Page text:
Cancer Cautions and Myths

If you read or hear about a product that says it can cure cancer, talk to your doctor, do some research, and ask some serious questions.

Just as for any other type of product, if the cancer treatment claims sound too good to be true, then they probably are not true. When you read claims such as those below, it’s a good idea to be skeptical and find out more before trying the product.

Watch out for these "red flag" claims:

  • This product is safe because it is natural.
  • It treats cancer without side effects.
  • It is easy and painless.
  • It cures all types of cancer.

Sorting Out Alternative Medical Claims

The following factors point to a possible scam:

  • A single doctor, rather than a national group of doctors, backs the product.
  • Focuses on testimonials from other cancer patients, not research evidence.
  • Claims that doctors don’t want cancer patients to know about the product.
  • Urges stopping or delaying ongoing cancer treatment.

Health information, whether in print or online, should come from a trusted, credible source. Government agencies, hospitals, universities, and medical journals and books that provide evidenced-based information are sources you can trust. Learn more about using trusted resources from the National Cancer Institute.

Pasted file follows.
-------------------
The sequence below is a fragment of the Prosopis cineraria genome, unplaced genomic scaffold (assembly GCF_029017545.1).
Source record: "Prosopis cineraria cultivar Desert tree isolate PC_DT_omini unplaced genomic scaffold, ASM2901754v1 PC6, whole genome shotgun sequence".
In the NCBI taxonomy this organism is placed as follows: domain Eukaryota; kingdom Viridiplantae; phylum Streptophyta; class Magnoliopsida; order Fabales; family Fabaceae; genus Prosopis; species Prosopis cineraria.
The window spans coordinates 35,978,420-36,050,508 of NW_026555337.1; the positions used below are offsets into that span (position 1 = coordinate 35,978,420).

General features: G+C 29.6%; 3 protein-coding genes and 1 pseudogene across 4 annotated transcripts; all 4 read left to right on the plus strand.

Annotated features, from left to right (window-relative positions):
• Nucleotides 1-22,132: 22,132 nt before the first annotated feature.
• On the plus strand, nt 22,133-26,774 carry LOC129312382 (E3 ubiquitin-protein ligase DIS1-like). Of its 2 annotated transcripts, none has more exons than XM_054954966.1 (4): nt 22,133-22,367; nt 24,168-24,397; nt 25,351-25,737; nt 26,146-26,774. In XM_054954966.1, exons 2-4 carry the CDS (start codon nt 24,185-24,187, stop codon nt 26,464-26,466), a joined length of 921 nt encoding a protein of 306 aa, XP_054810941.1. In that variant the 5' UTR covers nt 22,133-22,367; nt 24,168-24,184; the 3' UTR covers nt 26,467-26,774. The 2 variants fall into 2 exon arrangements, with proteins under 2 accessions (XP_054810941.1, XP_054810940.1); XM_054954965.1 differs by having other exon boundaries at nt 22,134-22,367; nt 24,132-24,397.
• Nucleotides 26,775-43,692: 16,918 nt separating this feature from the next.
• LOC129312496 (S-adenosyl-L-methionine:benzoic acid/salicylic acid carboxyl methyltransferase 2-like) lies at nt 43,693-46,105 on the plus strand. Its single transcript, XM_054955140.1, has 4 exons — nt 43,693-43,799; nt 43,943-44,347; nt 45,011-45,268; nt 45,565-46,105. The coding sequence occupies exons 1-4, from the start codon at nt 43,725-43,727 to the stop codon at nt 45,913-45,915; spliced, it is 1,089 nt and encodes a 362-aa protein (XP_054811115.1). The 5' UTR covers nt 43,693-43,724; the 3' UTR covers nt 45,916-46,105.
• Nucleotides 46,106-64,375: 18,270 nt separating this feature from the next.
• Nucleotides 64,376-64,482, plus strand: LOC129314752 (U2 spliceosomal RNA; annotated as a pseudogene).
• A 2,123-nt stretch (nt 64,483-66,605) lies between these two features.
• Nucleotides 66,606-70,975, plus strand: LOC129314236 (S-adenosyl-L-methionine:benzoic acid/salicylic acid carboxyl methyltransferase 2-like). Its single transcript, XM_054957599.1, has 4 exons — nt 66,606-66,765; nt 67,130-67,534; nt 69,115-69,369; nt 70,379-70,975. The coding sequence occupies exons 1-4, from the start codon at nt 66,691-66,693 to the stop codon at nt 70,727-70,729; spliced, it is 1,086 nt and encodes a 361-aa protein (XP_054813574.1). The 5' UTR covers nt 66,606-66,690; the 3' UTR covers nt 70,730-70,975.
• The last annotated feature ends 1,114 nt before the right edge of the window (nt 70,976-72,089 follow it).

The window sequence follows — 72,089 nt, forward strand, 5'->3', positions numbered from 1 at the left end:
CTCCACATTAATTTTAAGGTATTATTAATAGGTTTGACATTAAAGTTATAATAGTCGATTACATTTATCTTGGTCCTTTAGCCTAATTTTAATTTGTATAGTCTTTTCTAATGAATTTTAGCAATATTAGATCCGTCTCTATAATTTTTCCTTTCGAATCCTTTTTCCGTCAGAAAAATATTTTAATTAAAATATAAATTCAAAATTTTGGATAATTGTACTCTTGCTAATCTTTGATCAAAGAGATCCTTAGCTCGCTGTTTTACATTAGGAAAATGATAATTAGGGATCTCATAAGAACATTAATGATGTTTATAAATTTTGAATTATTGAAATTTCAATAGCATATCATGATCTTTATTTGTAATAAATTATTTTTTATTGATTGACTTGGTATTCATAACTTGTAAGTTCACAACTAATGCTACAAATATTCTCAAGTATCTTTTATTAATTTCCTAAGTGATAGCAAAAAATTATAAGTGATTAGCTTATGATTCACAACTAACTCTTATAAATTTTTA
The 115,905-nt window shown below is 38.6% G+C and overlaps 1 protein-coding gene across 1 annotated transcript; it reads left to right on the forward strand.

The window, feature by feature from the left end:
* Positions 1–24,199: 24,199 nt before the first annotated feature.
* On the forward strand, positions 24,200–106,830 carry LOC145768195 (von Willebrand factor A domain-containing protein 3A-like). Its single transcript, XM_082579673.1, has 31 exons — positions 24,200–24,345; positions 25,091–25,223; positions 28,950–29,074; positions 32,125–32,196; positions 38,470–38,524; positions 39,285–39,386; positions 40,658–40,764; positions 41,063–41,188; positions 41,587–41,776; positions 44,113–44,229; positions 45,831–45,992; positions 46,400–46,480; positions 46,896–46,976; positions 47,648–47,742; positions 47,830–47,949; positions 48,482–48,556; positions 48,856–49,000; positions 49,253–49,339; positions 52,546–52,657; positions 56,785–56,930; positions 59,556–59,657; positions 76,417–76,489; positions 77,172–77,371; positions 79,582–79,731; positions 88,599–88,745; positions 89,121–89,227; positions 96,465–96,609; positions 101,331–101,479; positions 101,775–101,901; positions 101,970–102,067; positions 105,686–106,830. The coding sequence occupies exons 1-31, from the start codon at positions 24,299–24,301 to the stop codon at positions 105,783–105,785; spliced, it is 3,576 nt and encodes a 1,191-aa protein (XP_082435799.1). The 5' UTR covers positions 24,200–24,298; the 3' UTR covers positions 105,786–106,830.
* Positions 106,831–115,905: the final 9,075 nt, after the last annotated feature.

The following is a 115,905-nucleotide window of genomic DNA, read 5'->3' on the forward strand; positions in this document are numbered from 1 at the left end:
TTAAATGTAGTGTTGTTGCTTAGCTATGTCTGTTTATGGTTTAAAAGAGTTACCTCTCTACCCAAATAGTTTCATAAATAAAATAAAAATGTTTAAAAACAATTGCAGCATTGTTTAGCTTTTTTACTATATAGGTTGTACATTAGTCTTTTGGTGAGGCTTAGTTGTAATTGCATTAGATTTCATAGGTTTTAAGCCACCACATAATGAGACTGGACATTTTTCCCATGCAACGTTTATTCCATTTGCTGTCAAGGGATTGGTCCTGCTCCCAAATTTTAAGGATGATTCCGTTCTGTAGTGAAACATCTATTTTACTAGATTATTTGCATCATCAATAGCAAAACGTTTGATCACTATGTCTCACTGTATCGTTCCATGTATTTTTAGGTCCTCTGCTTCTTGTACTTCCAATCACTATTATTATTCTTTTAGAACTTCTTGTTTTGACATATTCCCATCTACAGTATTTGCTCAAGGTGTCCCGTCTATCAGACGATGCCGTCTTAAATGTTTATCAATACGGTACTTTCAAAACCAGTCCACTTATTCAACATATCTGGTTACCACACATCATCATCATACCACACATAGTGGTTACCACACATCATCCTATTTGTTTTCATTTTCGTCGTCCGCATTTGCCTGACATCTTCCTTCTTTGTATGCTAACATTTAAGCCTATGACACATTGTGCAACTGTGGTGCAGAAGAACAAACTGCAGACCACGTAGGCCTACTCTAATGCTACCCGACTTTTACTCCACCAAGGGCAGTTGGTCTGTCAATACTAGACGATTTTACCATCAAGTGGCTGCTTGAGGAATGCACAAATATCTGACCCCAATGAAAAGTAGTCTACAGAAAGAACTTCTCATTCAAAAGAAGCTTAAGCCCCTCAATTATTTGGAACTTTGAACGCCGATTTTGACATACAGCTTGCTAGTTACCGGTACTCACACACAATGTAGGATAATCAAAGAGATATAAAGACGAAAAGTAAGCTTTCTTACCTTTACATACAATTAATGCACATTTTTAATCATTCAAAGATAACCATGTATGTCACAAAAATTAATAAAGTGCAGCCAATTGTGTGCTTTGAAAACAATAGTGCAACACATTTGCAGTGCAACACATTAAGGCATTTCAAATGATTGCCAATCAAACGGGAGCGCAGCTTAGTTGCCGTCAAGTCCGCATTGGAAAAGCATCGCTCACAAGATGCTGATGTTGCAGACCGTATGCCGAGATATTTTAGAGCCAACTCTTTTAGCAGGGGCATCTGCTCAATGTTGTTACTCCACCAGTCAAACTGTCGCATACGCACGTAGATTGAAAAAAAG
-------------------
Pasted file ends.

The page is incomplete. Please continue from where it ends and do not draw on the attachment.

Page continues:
Be sure your health care providers know about all the medicines and dietary supplements you take. Even natural and herbal products can interfere with cancer treatment drugs. Also, talk with your health care providers before you try any new treatment or supplement.

At Huntsman Cancer Institute (HCI), we use a comprehensive, holistic approach to cancer care that involves evidence-based medicine to treat the body, mind, and spirit. Complementary and integrative therapies are used along with standard treatments (such as surgery and chemotherapy) to help treat cancer, reduce symptoms and side effects, and improve overall wellness. Some examples include acupuncture, massage therapy, nutritional support, yoga, and meditation. To learn more visit the Linda B. and Robert B. Wiggins Wellness and Integrative Health Center.

This video produced by the Federal Trade Commission talks about evaluating online sources of health information and avoiding cancer treatment scams:

Although research has made many discoveries to better prevent, detect, treat, and survive cancer, there is still a lot we don't know about the disease. The unknowns of cancer sometimes lead to misinformation and myths. The information on this page is meant to help dispell some common myths about cancer and provide some resources to find accurate, evidence-based information if you have questions.

Common Cancer Myths and Misconceptions (National Cancer Institute)

Understanding Cancer Causes and Risk Factors (National Cancer Institute)

This video produced by the Federal Trade Commission talks about evaluating online sources of health information and avoiding cancer treatment scams: